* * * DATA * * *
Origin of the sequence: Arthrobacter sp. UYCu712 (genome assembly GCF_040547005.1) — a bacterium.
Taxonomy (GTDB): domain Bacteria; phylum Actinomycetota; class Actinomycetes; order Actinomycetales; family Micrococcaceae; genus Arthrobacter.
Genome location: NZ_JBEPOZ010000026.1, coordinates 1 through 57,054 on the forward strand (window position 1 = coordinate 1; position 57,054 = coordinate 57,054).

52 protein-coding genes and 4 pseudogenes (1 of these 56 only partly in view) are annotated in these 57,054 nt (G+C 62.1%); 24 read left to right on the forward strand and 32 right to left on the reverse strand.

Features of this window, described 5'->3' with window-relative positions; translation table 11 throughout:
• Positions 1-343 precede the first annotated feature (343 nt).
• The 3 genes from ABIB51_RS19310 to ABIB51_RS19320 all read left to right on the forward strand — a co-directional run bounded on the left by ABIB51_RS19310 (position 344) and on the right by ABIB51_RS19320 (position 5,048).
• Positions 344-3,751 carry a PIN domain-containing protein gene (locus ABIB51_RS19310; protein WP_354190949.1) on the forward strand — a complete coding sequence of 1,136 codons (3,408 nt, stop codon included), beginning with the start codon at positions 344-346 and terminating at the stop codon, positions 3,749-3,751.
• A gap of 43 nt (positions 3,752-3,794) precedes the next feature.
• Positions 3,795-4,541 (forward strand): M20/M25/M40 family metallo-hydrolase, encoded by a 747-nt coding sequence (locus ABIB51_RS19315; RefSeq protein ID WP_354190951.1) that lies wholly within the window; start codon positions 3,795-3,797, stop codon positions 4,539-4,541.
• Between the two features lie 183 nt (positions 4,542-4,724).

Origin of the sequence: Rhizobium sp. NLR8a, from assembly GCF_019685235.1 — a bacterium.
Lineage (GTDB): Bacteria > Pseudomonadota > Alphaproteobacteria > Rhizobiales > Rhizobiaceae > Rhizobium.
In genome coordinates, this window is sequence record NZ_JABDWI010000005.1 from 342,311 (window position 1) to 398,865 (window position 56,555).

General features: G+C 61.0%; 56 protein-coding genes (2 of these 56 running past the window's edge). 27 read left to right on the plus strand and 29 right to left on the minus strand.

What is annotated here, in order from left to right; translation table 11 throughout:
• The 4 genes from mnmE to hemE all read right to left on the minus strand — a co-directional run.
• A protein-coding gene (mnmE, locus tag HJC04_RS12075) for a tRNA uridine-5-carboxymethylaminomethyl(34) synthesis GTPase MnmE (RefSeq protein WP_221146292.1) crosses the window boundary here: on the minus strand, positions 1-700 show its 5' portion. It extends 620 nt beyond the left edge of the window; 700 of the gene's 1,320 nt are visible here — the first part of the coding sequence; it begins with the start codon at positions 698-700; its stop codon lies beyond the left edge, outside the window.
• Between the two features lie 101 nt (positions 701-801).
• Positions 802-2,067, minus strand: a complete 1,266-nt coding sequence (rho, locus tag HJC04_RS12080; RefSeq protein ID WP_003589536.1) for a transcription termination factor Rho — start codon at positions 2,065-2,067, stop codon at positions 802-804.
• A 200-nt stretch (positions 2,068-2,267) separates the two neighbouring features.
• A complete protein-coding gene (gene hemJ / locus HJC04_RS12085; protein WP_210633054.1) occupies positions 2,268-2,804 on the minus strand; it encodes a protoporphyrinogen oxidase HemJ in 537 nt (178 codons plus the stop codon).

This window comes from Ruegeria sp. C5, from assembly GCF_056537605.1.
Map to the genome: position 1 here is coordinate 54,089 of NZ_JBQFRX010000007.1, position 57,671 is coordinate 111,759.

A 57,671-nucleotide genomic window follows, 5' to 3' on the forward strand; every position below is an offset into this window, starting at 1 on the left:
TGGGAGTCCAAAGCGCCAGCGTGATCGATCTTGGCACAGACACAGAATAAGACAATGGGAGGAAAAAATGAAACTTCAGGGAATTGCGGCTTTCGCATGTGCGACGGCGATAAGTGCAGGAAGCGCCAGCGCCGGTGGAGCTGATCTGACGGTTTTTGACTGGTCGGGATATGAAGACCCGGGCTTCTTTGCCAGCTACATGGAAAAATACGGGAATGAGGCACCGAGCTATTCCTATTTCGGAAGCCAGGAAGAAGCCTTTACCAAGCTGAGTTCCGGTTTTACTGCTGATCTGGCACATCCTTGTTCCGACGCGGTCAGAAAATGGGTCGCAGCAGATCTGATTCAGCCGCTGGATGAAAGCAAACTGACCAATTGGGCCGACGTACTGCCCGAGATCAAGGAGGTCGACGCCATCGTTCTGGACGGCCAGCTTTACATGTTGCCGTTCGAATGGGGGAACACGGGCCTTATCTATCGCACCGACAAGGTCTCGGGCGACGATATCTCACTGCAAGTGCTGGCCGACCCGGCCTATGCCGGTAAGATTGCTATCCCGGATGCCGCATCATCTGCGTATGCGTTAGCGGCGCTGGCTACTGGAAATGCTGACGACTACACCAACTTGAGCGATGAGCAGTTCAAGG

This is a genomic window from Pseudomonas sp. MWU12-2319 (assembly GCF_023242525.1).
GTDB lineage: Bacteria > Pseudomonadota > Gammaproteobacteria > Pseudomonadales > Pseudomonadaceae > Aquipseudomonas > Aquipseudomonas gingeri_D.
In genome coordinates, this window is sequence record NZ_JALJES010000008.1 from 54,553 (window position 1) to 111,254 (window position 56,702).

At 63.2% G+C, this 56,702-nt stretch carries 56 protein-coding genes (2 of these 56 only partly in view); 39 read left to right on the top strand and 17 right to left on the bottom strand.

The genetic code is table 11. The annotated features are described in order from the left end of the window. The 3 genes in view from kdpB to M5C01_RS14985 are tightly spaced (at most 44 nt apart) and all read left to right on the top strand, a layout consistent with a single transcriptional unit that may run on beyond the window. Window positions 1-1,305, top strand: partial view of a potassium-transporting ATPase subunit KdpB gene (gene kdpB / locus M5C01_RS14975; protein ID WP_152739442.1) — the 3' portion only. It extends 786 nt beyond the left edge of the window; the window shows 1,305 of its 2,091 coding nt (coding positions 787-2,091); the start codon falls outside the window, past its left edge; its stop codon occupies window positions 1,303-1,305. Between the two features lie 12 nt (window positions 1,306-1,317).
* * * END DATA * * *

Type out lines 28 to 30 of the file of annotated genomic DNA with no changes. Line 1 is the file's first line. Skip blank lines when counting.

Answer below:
GTDB lineage: Bacteria > Pseudomonadota > Gammaproteobacteria > Pseudomonadales > Pseudomonadaceae > Aquipseudomonas > Aquipseudomonas gingeri_D.
In genome coordinates, this window is sequence record NZ_JALJES010000008.1 from 54,553 (window position 1) to 111,254 (window position 56,702).

At 63.2% G+C, this 56,702-nt stretch carries 56 protein-coding genes (2 of these 56 only partly in view); 39 read left to right on the top strand and 17 right to left on the bottom strand.